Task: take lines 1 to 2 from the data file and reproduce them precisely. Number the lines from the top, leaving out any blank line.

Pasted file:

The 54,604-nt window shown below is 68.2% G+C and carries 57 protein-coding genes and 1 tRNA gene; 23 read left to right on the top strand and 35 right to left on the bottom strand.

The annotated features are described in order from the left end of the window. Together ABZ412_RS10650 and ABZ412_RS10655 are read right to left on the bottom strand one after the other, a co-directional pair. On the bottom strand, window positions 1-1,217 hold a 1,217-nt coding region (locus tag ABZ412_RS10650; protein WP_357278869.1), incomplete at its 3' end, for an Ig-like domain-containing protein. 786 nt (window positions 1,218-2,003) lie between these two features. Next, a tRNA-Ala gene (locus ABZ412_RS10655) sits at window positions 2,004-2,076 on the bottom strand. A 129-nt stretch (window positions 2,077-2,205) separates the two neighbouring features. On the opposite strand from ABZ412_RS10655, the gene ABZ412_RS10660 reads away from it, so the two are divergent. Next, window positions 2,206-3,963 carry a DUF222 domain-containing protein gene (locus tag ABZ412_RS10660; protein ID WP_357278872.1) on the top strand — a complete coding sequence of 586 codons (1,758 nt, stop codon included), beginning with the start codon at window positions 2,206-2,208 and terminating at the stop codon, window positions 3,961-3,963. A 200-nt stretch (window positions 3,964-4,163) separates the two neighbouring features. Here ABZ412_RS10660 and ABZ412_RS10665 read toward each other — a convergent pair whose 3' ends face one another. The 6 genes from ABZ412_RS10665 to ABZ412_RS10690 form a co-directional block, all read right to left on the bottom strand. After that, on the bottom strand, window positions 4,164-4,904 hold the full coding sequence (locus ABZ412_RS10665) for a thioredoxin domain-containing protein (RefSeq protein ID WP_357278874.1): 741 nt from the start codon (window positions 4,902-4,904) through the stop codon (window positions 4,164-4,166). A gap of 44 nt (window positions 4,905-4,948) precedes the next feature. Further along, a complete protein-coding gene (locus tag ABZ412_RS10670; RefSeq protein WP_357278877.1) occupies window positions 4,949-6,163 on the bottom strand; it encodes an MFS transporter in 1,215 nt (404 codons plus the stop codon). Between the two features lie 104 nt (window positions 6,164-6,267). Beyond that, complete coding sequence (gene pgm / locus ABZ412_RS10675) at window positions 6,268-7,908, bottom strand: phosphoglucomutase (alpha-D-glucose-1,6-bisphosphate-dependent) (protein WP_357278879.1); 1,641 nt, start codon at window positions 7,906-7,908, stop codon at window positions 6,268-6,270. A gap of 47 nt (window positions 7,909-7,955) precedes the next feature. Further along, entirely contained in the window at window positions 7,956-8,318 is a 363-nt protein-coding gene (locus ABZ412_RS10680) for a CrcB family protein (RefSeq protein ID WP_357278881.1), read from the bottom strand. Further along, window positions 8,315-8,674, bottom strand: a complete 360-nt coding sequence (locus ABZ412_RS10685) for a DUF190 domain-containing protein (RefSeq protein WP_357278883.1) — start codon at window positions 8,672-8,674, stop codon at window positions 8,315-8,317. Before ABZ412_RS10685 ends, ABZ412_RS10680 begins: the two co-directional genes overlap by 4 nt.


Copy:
The 54,604-nt window shown below is 68.2% G+C and carries 57 protein-coding genes and 1 tRNA gene; 23 read left to right on the top strand and 35 right to left on the bottom strand.

The annotated features are described in order from the left end of the window. Together ABZ412_RS10650 and ABZ412_RS10655 are read right to left on the bottom strand one after the other, a co-directional pair. On the bottom strand, window positions 1-1,217 hold a 1,217-nt coding region (locus tag ABZ412_RS10650; protein WP_357278869.1), incomplete at its 3' end, for an Ig-like domain-containing protein. 786 nt (window positions 1,218-2,003) lie between these two features. Next, a tRNA-Ala gene (locus ABZ412_RS10655) sits at window positions 2,004-2,076 on the bottom strand. A 129-nt stretch (window positions 2,077-2,205) separates the two neighbouring features. On the opposite strand from ABZ412_RS10655, the gene ABZ412_RS10660 reads away from it, so the two are divergent. Next, window positions 2,206-3,963 carry a DUF222 domain-containing protein gene (locus tag ABZ412_RS10660; protein ID WP_357278872.1) on the top strand — a complete coding sequence of 586 codons (1,758 nt, stop codon included), beginning with the start codon at window positions 2,206-2,208 and terminating at the stop codon, window positions 3,961-3,963. A 200-nt stretch (window positions 3,964-4,163) separates the two neighbouring features. Here ABZ412_RS10660 and ABZ412_RS10665 read toward each other — a convergent pair whose 3' ends face one another. The 6 genes from ABZ412_RS10665 to ABZ412_RS10690 form a co-directional block, all read right to left on the bottom strand. After that, on the bottom strand, window positions 4,164-4,904 hold the full coding sequence (locus ABZ412_RS10665) for a thioredoxin domain-containing protein (RefSeq protein ID WP_357278874.1): 741 nt from the start codon (window positions 4,902-4,904) through the stop codon (window positions 4,164-4,166). A gap of 44 nt (window positions 4,905-4,948) precedes the next feature. Further along, a complete protein-coding gene (locus tag ABZ412_RS10670; RefSeq protein WP_357278877.1) occupies window positions 4,949-6,163 on the bottom strand; it encodes an MFS transporter in 1,215 nt (404 codons plus the stop codon). Between the two features lie 104 nt (window positions 6,164-6,267). Beyond that, complete coding sequence (gene pgm / locus ABZ412_RS10675) at window positions 6,268-7,908, bottom strand: phosphoglucomutase (alpha-D-glucose-1,6-bisphosphate-dependent) (protein WP_357278879.1); 1,641 nt, start codon at window positions 7,906-7,908, stop codon at window positions 6,268-6,270. A gap of 47 nt (window positions 7,909-7,955) precedes the next feature. Further along, entirely contained in the window at window positions 7,956-8,318 is a 363-nt protein-coding gene (locus ABZ412_RS10680) for a CrcB family protein (RefSeq protein ID WP_357278881.1), read from the bottom strand. Further along, window positions 8,315-8,674, bottom strand: a complete 360-nt coding sequence (locus ABZ412_RS10685) for a DUF190 domain-containing protein (RefSeq protein WP_357278883.1) — start codon at window positions 8,672-8,674, stop codon at window positions 8,315-8,317. Before ABZ412_RS10685 ends, ABZ412_RS10680 begins: the two co-directional genes overlap by 4 nt.